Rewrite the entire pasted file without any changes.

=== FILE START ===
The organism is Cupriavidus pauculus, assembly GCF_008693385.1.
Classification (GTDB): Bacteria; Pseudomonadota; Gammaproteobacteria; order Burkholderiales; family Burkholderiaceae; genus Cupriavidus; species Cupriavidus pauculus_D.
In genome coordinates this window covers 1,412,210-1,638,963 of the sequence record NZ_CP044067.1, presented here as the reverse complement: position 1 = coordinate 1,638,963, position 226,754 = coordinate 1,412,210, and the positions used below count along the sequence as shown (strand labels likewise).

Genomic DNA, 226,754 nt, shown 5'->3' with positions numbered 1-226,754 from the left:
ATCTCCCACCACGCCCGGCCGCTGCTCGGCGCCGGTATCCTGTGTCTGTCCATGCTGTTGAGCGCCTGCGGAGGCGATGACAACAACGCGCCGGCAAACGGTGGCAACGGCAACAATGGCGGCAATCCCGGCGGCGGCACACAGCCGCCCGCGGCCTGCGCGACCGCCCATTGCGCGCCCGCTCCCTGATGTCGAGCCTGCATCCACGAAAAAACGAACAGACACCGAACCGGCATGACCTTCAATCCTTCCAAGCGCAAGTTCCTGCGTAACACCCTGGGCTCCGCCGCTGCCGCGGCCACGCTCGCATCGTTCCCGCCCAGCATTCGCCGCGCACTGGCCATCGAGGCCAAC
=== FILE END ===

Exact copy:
The organism is Cupriavidus pauculus, assembly GCF_008693385.1.
Classification (GTDB): Bacteria; Pseudomonadota; Gammaproteobacteria; order Burkholderiales; family Burkholderiaceae; genus Cupriavidus; species Cupriavidus pauculus_D.
In genome coordinates this window covers 1,412,210-1,638,963 of the sequence record NZ_CP044067.1, presented here as the reverse complement: position 1 = coordinate 1,638,963, position 226,754 = coordinate 1,412,210, and the positions used below count along the sequence as shown (strand labels likewise).

Genomic DNA, 226,754 nt, shown 5'->3' with positions numbered 1-226,754 from the left:
ATCTCCCACCACGCCCGGCCGCTGCTCGGCGCCGGTATCCTGTGTCTGTCCATGCTGTTGAGCGCCTGCGGAGGCGATGACAACAACGCGCCGGCAAACGGTGGCAACGGCAACAATGGCGGCAATCCCGGCGGCGGCACACAGCCGCCCGCGGCCTGCGCGACCGCCCATTGCGCGCCCGCTCCCTGATGTCGAGCCTGCATCCACGAAAAAACGAACAGACACCGAACCGGCATGACCTTCAATCCTTCCAAGCGCAAGTTCCTGCGTAACACCCTGGGCTCCGCCGCTGCCGCGGCCACGCTCGCATCGTTCCCGCCCAGCATTCGCCGCGCACTGGCCATCGAGGCCAAC